CANBERRA, Australia — Australians maintained their sense of wellbeing through 2020 despite the uncertainty of the Covid-19 pandemic, a new survey has found.
While the adversity faced by Australians during the pandemic might have been expected to result in a decline in happiness, the Australian Unity Wellbeing Index report saw national wellbeing move out of its average range to reach its highest score in 20 years.
The report shows those who experienced Covid-19 hardship were often able to see the silver lining.
“Most participants identified positive experiences including better work-life balance, more quality time with their families, living more simply, having greater empathy for others, and feeling more grateful for the things they have,” said Christine Yates, chief executive of Retail at Australian Unity.
“This is something that we continue to see, even now, as the nation deals with the latest wave of cases and lockdowns.”
The joint Australian Unity and Deakin University survey breaks wellbeing into seven areas, including satisfaction with standard of living, health, personal achievement, relationships, safety, community connectedness, and future security.
The latest report showed both personal and national wellbeing scores were mainly within the average range and remained similar to those in non-pandemic years.
“The findings speak to the resilience of the Australian community in the face of major stress and our adaptive capacity as a society,” said Associate Professor Delyse Hutchinson, the lead researcher of the Australian Unity Wellbeing Index.
That could potentially be due to the availability of resources such as the JobKeeper payment and a sense that Australia was “doing better” than many other countries.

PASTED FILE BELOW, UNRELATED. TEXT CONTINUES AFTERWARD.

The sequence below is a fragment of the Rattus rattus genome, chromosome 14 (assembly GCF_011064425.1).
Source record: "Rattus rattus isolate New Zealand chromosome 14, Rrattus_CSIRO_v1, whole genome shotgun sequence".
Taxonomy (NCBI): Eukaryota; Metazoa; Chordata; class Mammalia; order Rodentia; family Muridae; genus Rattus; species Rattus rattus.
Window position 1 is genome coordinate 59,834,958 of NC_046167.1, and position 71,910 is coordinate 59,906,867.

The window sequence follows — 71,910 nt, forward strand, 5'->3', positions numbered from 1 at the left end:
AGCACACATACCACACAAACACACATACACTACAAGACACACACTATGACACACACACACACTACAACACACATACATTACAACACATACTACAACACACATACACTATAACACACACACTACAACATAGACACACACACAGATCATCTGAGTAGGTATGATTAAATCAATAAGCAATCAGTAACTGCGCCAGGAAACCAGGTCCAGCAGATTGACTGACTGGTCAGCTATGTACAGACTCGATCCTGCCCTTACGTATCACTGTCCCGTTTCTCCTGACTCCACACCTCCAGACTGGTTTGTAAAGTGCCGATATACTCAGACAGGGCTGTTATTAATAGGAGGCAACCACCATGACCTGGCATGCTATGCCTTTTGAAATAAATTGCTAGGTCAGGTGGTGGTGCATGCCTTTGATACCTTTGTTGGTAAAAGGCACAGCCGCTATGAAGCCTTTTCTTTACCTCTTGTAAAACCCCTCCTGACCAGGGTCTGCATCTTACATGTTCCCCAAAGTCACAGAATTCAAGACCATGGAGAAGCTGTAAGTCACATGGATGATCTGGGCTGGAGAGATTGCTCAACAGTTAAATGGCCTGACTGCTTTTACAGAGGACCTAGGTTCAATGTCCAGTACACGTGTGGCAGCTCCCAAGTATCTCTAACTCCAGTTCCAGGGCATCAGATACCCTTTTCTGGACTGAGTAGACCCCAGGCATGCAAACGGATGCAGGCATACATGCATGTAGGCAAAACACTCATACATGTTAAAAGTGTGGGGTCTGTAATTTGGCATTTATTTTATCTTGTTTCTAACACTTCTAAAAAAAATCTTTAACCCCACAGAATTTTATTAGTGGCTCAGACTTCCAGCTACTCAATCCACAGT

The 2020 survey saw a notable spike in satisfaction with the government, triggered by the active response to the spread of Covid-19.
It also highlighted how strong community connections help Australians maintain a sense of wellbeing through times of adversity.
Key trends in the data over the 20 years suggest Australians feel a strong need to come together and help each other through tough times.
“These are times when many Australians put the needs of others above their own. During the bushfire, the community rallied to provide vital water, housing, and food donations to affected communities. During the pandemic, Australians are staying at home to save lives in the community,” said Kate Lycett, Research Fellow at Deakin University’s School of Psychology.
These surveys explore issues of social importance as they relate to wellbeing. For example, survey 13 investigated caring at home and the impact that providing informal care to a family member has on the wellbeing of carers.
Other survey topics have included the effects of terrorism, personal financial debt, relationships and household structure, health and body weight, and job security.
Edited by Saptak Datta and Ritaban Misra
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